Monday, January 10, 2011

New at the FDA

FdaImage via Wikipedia

Today I have some updates from the FDA to share with those of you out in antibiotic land and anyone else who might be interested.

Open FDA – a New Website.

The FDA recently announced the establishment of a new website called, FDA Basics for Industry.  The website is actually very useful, especially for those just dipping their feet into the waters of drug, biologic, device etc. discovery and development.  There are links to basic, explanatory documents to guide the visitor to the appropriate FDA agency for their project, to show them where and how to find appropriate guidance documents and, perhaps most importantly, how to ask questions and identify appropriate contacts within the agency.  The website is part of the overall transparency initiative taking place at the agency.

Of course, as far as antibiotics are concerned, transparency has not been the issue.  The problem has been the release of guidance documents requiring infeasible trial designs for product-registration.  The FDA has been transparent about what they want – it’s just that what they want cannot be done on planet Earth.  In one case, where at least the design was feasible, for skin infections, the Infectious Diseases Society has complained that the endpoints required by the agency are clinically irrelevant.

Speaking at the Reuters Health Summit in New York last week, Dr. Hamburg, the Commissioner of the FDA, announced the establishment of the website.  She also discussed her intention to speed review processes and to examine and perhaps reform the “troubled” device unit at the agency, according to Reuters.

Guidance for the Development of Combination Products.

Last year, a revised ICH guidance for non-clinical studies to support human trials was released. In section XVII, the topic of development of fixed combination products is addressed.  This guidance should be very useful for all who are developing such products – and I’m specifically talking to all those of you who are developing B-lactam-B-lactamase inhibitor combinations!  The key portions of the guidance are shown below –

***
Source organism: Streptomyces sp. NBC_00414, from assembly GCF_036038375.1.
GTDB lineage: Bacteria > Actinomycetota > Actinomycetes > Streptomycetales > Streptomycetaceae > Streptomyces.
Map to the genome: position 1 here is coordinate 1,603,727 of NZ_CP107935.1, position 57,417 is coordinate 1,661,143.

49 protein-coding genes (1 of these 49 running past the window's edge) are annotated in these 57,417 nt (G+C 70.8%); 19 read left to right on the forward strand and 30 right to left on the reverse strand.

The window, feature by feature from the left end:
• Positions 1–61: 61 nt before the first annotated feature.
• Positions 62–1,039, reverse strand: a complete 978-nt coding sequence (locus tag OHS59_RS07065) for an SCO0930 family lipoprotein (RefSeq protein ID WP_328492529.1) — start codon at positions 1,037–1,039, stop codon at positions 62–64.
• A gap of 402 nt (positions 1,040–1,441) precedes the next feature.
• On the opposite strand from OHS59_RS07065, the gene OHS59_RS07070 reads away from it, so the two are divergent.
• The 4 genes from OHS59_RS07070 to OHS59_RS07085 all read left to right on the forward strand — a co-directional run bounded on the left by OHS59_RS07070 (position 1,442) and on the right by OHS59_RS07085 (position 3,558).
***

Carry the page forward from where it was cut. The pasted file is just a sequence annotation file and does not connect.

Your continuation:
Where there are two late stage products for which there is not adequate clinical experience with co-administration, but there are no causes for significant toxicological concern based on the available data, nonclinical combination studies generally are not recommended to support small-scale, relatively short-duration clinical studies (e.g., phase 2 studies of up to 3 months’ duration). Nonclinical combination studies, however, are recommended before large-scale or long-term combination trials, as well as for marketing.
For combinations of an early stage entity(ies) with clinical experience with a late stage entity(ies), for which there is no significant toxicological concern, combination toxicity studies are not recommended to support clinical proof-of-concept studies of up to one months’ duration. The clinical study of the combination should not be longer than the clinical experience of the individual entities. Later stage or longer duration clinical studies should be supported by a nonclinical combination toxicity study.
For combinations of two early stage entities, nonclinical combination toxicity studies are recommended to support clinical trials.

Guidance for Industry  Codevelopment of Two or More Unmarketed Investigational Drugs for Use in Combination has also just been released. Again, for anyone developing such combinations of early stage drugs, this is an important guidance.  In this case, the guidance focuses on two compounds that have not been studied in people to any significant extent.  But there is a good deal of useful information here for anyone considering development of any combination product, including those of you working on B-lactam-B-lactamase inhibitor combinations.

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